Old Japan, at least the one in the stories, must have been a wild place…
The word y?kai (?????) refers to a broad class of demons, spirits and monsters that appear in traditional Japanese folklore. Possessing great supernatural and spiritual powers, y?kai are famous for their mischievous dealings with humans.
While modern Japan is justifiably famous for its weird, wacky and often bizarre anime and manga, it’s not too difficult to figure out where the inspiration for these creations came from. Indeed, y?kai are truly the stuff of legends, which why today’s post is all about these crazy, crazy creatures from old Japan.
Bakez?ri (????????, transforming straw sandals) There is an entire class of y?kai known as tsukumogami (???????, artifact spirits), which are ordinary household items that come to life on their one-hundredth birthday. Bakez?ri are traditional straw sandals that suddenly spring to life, and start running through the house screaming at the top of their lungs.
Tanuki (???, ?????????) Anyone who remembers the video game Super Mario Bros. 3 knows that the tanuki suit was pretty awesome, especially since you could change into a statue and avoid those pesky koopa troopas. Tanuki are actually a living raccoon-like animal found in mountains and forests. In old Japan however, they were mischievous tricksters that were easily identifiable by their massively swollen testicles, which they could swing over their shoulders and carry around like a duffel bag!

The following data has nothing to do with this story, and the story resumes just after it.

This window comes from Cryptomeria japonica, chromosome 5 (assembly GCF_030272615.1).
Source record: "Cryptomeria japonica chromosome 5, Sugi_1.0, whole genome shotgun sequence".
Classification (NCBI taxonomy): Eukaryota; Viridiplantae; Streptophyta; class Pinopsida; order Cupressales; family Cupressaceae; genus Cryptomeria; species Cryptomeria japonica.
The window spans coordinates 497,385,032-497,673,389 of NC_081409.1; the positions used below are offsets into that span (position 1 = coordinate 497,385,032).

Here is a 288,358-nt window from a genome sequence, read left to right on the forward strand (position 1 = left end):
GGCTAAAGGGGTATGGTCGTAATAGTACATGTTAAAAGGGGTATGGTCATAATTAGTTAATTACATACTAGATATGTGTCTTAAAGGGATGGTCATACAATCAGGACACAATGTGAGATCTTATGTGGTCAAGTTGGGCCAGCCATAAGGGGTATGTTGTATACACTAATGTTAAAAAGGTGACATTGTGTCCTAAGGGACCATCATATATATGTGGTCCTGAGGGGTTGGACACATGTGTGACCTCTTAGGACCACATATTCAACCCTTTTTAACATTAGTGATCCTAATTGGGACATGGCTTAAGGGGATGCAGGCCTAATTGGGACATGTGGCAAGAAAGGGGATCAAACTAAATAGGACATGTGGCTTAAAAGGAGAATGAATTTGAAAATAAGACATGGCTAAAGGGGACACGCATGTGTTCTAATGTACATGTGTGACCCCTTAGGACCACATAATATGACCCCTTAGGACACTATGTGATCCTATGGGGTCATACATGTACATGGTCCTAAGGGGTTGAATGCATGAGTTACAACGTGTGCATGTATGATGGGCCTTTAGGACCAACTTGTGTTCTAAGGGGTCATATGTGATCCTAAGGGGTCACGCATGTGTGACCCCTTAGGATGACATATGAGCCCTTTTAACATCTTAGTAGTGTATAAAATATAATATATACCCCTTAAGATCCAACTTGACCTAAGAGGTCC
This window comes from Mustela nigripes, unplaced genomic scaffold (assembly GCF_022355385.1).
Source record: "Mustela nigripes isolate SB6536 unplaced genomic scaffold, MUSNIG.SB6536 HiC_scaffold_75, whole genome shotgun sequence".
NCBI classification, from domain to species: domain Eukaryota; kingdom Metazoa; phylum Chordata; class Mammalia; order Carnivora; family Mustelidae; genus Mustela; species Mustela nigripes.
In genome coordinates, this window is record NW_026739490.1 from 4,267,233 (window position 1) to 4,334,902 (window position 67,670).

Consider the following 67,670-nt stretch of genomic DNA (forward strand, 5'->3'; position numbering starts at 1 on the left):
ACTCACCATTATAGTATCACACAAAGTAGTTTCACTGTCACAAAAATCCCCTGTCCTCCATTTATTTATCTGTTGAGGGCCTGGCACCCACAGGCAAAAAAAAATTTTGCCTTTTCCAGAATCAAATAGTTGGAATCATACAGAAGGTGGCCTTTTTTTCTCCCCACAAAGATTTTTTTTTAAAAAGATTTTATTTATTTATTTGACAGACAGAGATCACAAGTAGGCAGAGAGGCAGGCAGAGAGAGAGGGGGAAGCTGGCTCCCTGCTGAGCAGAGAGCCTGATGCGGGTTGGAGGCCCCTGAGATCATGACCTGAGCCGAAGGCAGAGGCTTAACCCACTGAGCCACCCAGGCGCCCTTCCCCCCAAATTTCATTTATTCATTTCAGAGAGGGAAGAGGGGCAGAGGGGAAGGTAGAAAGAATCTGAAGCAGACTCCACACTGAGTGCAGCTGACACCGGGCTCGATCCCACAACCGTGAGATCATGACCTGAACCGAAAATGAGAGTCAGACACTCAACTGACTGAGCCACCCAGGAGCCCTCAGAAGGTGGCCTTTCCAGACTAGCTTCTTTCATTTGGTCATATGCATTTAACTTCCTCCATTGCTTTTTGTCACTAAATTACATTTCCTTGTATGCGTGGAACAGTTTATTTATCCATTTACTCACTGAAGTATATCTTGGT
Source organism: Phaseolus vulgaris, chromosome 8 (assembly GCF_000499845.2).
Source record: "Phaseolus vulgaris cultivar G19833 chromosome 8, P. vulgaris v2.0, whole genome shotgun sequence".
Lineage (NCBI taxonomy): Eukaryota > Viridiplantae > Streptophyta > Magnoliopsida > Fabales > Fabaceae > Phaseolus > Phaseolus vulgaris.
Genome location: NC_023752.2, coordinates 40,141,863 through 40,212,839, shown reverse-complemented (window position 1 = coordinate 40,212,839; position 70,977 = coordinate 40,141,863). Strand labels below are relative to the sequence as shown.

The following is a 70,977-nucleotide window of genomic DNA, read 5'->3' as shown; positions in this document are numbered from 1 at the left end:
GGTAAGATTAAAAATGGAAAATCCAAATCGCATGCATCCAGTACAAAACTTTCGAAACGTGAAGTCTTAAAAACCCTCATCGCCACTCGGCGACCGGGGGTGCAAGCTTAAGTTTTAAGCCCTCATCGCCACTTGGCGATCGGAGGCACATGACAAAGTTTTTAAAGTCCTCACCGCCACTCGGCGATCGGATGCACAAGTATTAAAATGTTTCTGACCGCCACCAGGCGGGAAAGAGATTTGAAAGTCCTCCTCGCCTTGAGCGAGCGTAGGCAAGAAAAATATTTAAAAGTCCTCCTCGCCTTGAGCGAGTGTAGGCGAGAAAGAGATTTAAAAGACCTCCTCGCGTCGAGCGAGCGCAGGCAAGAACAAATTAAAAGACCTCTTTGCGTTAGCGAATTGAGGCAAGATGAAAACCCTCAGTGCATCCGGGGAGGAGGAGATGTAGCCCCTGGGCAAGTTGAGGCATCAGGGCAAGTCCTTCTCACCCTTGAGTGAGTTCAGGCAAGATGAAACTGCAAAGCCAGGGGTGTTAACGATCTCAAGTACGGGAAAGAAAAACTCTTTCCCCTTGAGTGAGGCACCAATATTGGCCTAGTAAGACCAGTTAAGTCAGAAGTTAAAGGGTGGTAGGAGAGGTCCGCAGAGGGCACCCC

Intrigued? There are lots more (^_^)
Abura-sumashi (油すまし, oil presser) This legendary potato-shaped goblin has an unquenchable thirst for oil. Since oil was used to heat houses in the days before electricity, the Japanese believed that anyone who stole this valuable commodity would be reincarnated as an abura-sumashi. Considering that oil prices might soon reach US$200 a barrel, perhaps this bitter old goblin is the perfect mascot for the campaign against global warming.
Futakuchi-onna (二口女, two-mouthed woman) This one is bit creepy. Futakuchi-onna are distinguished by their second mouth, which appears when the back of a woman’s head splits open, revealing lips, teeth and a tongue. The second mouth is foul-tempered, screeches loudly and talks ill about the men folk. It can also control a woman’s hair like tentacles, allowing itself to feed at its own will, or strangle any ill-fated men that just happen to be around during one of its mood swings!
Kappa (河童, river child) The inspiration for the previously mentioned koopa troopas, kappa are river sprites with thick shells, scaly skin and monstrous faces that are a cross between an ape and a duck. Their head contains several water-filled depressions, which allows them to survive temporarily on land. Of course, in true Japanese fashion, kappa are extremely polite, and cannot help but return a deep bow, even if it means spilling their vital fluids and losing their strength.
Even today, Japanese children in the countryside are still jokingly taught to return the bows of kappa as a protection from yōkai. Perhaps the truth really is out there…
** All images are courtesy of the WikiCommons Media Project. **